Posted on: September 24, 2012

Bed canopies

in fact, not canapes – totally different thing. We go away to sunnier climes each summer, where my son and I get mithered by moquitoes. I get a bad reaction…swelling and the urge to scratch myself raw. So Ebay offered the opportunity to buy a bed canopy pattern and relief from those pesky varmints…   and so to work.

Having replaced the nets for blinds in my craft room, and given up trying to keep the nets clean in the conservatory, I already had the makings of a start on this project. I also visited Abakhan – well known in the UK for fabrics, both remnants and seconds. My daughter chose a printed net for the opening, and my son opted for a green top to his. I also had a lemon sheet which wouldn’t stay on any bed (!) and so decided to use that too. Next stop kitchen table as hubby  is redecorating my craft room, albeit rather slowly!

Bed canopy

The pattern description makes me think that the

curtains will be long enough to completely cover the

bed,thus keeping out the flying fiends.

First of all the top triangular pieces had to be sewn together. I added the hanging loop when I stitched the final piece in. I also used embroidery thread so that the inside of the canopy was as nice as the outside. In the following photograph to can see the first past finished, ready for the decorative part (bottom of pic.) to be added.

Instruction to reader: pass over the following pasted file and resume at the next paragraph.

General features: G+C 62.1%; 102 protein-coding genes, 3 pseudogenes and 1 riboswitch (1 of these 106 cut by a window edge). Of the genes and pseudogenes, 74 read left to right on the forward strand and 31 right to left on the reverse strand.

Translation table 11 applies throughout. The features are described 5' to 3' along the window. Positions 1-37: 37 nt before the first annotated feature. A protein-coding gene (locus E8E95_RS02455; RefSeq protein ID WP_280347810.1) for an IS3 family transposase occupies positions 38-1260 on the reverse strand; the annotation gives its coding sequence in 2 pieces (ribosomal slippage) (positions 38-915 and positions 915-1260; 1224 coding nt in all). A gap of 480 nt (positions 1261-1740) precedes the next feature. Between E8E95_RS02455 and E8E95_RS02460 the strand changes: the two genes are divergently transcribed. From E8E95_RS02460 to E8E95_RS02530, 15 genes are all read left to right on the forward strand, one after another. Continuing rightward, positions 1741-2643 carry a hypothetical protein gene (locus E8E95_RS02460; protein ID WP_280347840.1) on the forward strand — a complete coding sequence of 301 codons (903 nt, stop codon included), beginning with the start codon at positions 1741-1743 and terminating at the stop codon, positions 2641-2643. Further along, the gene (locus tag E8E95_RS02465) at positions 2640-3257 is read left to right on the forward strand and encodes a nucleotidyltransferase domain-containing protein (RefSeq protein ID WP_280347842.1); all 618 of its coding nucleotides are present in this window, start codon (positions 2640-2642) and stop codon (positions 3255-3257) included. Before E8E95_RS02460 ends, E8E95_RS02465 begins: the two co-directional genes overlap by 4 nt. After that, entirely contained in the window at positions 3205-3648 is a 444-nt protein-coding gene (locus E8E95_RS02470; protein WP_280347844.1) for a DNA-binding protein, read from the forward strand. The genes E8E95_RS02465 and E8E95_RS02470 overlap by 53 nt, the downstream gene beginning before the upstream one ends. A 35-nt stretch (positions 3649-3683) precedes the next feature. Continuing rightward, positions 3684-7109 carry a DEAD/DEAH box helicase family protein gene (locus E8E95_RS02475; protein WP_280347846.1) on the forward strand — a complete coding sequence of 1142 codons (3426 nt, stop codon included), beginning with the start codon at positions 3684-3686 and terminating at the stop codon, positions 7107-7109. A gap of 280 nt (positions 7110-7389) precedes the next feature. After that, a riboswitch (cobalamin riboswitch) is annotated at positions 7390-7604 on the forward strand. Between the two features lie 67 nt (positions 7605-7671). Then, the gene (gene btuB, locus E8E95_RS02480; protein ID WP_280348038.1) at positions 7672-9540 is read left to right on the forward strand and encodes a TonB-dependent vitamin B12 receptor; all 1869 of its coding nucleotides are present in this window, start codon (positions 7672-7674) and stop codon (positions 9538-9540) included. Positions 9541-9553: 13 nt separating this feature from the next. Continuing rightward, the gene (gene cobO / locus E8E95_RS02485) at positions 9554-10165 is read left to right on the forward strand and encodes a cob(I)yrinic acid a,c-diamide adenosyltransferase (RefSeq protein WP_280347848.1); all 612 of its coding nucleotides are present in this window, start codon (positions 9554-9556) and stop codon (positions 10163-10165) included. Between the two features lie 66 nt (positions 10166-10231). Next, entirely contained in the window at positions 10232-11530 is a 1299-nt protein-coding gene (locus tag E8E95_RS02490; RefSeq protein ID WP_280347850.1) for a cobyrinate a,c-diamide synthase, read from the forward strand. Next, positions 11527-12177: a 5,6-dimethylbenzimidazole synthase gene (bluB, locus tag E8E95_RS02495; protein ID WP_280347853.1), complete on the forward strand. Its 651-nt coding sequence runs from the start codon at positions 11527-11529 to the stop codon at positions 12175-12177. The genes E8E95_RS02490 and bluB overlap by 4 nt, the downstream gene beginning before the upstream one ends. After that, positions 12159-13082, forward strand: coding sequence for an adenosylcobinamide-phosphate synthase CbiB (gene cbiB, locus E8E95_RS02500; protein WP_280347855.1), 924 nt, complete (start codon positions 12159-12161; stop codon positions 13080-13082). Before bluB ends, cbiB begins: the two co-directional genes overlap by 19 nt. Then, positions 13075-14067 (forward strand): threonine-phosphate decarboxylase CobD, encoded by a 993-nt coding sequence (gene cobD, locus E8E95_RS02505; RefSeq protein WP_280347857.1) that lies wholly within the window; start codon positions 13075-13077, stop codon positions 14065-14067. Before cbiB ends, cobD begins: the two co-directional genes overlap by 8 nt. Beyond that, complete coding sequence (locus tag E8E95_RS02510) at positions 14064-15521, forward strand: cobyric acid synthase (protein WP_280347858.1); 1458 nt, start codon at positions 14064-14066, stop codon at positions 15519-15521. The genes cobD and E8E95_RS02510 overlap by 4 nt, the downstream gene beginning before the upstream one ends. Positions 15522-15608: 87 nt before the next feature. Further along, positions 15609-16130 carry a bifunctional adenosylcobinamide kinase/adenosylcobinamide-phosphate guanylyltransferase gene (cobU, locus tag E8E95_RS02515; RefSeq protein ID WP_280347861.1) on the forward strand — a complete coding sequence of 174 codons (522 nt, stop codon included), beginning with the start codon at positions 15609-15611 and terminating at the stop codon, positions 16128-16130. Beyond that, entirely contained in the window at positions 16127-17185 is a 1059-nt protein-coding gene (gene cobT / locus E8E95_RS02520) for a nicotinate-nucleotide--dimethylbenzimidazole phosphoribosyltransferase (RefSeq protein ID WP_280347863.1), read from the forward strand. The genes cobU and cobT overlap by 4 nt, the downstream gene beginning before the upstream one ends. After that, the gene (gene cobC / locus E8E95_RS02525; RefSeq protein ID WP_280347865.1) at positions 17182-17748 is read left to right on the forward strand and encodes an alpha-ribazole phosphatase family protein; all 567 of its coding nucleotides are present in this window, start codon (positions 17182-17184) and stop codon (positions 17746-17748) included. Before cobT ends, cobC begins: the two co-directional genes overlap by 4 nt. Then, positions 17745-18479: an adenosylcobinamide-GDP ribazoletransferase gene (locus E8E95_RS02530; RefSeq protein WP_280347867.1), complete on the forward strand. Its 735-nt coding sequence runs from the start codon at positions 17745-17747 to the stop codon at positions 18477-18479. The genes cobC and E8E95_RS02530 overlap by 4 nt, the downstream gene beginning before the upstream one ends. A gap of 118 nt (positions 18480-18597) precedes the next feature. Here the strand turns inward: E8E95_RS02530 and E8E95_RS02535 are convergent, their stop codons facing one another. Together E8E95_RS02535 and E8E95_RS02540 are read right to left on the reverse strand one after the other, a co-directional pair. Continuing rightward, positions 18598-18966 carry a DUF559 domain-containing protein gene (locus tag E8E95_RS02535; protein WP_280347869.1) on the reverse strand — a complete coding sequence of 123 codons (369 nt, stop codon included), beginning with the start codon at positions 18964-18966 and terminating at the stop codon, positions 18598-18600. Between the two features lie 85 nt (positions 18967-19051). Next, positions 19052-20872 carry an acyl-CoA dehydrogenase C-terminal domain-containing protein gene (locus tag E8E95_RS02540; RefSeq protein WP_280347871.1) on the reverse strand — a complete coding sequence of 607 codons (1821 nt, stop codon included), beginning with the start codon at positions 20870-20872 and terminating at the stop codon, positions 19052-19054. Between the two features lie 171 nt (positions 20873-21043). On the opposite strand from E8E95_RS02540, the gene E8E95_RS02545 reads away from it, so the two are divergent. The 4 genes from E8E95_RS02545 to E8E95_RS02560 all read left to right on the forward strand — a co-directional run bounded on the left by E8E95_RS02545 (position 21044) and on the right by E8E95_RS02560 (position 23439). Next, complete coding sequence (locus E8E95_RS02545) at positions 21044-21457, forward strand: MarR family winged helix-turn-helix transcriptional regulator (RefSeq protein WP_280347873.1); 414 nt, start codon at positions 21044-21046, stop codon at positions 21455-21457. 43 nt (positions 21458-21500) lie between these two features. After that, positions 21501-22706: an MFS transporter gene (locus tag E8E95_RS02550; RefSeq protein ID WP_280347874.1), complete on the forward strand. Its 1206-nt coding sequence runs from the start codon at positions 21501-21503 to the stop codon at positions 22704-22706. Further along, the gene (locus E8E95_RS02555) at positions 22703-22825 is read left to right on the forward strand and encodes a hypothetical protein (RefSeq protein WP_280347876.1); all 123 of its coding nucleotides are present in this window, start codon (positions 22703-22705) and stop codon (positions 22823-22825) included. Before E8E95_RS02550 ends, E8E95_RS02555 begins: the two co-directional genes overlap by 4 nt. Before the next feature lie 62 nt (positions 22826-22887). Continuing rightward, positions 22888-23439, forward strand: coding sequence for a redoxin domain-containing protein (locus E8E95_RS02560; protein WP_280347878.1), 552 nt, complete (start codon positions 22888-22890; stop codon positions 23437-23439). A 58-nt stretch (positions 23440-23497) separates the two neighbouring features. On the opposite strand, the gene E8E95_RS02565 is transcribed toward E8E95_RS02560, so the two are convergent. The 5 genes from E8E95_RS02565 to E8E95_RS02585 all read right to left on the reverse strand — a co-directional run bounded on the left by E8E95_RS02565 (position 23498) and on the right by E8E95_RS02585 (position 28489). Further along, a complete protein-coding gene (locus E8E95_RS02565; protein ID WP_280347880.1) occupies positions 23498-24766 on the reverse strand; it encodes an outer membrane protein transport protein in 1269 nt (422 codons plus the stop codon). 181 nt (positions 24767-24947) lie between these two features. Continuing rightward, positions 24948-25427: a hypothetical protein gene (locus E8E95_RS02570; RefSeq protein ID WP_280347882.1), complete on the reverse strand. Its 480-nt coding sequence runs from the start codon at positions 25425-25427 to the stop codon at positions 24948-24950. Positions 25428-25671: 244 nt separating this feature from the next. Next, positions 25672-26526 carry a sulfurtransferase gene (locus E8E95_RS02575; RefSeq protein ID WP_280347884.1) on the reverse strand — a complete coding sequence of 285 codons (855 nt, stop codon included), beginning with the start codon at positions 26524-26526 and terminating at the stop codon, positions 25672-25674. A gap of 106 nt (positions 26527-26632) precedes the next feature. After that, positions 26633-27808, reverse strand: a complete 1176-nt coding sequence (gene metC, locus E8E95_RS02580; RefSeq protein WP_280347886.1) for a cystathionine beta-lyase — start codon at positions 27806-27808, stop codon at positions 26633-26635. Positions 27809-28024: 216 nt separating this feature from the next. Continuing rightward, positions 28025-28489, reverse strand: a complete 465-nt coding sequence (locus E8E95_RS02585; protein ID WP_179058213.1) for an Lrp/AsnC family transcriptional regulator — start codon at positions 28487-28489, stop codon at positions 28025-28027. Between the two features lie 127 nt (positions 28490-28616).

I used some old parts of a lampshade for the support to keep the top part in a circle, which is hidden by the decorative flaps, and sewed it in by hand.  I then measured and cut the net as per the pattern, and sewed the pieces together into one curtain. I also finished off each seam by tucking it under itself and sewing down. Known as a French seam.  This looks much neater when done and helps prevent fraying.

The hardest part – pleating and pinning all the net into place ready for sewing. Yes I know you can do it by drawing a thread through to gather it, but I prefer to do it this way – bit of a control freak!

Once pinned, I had to manoeuvre the canopy through the machine, ensuring I didn’t catch any other parts at the same time! Almost done…

I finished the canopy off by double checking the length and turning up a narrow hem before turning again a 1.5 inch hem. This helps give it weight. There. Done. And now for the next one.

I finished up with three nets, each individual to it’s owner, ready to hang.



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